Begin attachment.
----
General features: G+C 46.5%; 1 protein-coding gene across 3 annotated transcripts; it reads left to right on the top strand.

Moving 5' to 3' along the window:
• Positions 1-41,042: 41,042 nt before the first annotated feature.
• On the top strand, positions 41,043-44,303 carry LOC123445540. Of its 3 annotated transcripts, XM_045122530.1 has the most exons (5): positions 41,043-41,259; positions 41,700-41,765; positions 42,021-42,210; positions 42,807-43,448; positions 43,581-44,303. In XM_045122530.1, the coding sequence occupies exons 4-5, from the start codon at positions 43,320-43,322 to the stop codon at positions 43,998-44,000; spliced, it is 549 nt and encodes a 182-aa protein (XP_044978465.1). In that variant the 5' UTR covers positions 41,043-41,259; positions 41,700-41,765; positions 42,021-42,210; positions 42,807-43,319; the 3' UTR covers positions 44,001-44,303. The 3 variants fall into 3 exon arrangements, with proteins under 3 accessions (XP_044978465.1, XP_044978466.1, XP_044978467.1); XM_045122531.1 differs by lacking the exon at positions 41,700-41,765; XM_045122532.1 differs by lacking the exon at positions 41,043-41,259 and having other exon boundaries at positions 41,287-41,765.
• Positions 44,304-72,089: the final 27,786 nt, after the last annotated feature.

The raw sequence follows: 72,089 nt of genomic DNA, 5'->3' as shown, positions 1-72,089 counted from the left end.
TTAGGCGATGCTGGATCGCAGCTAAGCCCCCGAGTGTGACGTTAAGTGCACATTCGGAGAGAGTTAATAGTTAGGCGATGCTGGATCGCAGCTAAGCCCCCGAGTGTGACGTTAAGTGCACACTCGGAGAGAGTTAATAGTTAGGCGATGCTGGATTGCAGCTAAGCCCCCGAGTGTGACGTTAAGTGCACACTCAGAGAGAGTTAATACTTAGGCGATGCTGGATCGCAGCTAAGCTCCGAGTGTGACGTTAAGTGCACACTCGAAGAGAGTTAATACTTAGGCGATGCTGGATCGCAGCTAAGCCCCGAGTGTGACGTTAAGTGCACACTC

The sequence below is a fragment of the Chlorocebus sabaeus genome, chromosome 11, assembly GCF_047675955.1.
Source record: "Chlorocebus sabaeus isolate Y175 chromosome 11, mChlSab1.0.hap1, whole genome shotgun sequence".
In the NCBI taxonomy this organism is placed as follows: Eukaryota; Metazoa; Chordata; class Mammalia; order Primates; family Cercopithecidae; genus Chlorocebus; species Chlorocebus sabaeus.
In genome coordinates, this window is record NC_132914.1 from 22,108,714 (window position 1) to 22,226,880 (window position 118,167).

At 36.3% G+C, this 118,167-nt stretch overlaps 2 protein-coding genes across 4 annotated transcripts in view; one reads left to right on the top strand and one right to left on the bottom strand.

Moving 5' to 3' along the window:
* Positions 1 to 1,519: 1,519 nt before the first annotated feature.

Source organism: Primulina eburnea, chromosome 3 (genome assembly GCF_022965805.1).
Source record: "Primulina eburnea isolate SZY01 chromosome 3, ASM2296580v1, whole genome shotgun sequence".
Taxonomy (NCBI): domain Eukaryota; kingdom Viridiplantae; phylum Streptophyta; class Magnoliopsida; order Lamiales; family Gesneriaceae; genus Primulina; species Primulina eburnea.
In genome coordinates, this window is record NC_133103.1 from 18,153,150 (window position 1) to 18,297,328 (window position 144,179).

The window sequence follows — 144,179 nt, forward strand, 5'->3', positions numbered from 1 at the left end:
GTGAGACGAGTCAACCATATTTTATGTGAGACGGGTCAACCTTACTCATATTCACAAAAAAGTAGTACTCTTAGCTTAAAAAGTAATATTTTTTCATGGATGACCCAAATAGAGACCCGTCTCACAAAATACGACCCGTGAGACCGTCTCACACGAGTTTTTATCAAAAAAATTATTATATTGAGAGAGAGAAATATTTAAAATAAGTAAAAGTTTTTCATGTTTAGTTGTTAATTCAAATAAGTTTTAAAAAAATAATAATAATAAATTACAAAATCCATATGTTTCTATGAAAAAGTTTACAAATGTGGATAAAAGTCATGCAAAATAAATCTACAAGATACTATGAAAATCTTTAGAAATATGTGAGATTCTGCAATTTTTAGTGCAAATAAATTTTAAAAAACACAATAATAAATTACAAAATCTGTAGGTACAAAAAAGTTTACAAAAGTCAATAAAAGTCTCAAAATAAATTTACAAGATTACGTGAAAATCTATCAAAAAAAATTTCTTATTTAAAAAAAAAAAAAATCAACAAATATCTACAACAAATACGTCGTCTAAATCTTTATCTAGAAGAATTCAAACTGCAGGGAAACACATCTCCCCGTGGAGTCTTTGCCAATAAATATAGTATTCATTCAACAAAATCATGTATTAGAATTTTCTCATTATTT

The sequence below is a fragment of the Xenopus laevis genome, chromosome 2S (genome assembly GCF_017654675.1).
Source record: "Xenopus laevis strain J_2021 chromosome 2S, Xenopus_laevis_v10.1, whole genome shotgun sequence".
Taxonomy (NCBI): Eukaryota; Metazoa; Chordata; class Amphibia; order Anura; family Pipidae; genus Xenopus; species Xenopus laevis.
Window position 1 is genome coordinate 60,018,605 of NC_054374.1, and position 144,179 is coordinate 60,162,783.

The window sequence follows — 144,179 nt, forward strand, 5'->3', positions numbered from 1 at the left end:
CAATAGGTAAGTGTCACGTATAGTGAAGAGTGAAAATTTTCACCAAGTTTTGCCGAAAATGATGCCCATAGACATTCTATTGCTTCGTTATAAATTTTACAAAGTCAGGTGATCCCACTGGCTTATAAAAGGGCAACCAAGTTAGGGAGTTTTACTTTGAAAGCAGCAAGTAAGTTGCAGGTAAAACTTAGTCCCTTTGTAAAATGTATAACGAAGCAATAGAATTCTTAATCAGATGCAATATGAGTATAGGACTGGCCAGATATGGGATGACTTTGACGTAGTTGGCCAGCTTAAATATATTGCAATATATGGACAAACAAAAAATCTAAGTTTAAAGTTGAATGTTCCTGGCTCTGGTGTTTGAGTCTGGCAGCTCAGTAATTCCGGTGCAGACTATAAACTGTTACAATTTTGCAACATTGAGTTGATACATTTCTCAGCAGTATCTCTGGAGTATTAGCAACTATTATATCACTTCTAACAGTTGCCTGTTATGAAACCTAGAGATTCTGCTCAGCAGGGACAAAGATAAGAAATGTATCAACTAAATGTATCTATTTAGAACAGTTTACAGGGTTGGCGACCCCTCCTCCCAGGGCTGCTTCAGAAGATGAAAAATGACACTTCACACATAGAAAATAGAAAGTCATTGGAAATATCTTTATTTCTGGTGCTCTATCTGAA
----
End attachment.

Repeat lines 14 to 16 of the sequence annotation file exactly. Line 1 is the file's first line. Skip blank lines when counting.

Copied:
* Positions 1 to 1,519: 1,519 nt before the first annotated feature.

Source organism: Primulina eburnea, chromosome 3 (genome assembly GCF_022965805.1).
Source record: "Primulina eburnea isolate SZY01 chromosome 3, ASM2296580v1, whole genome shotgun sequence".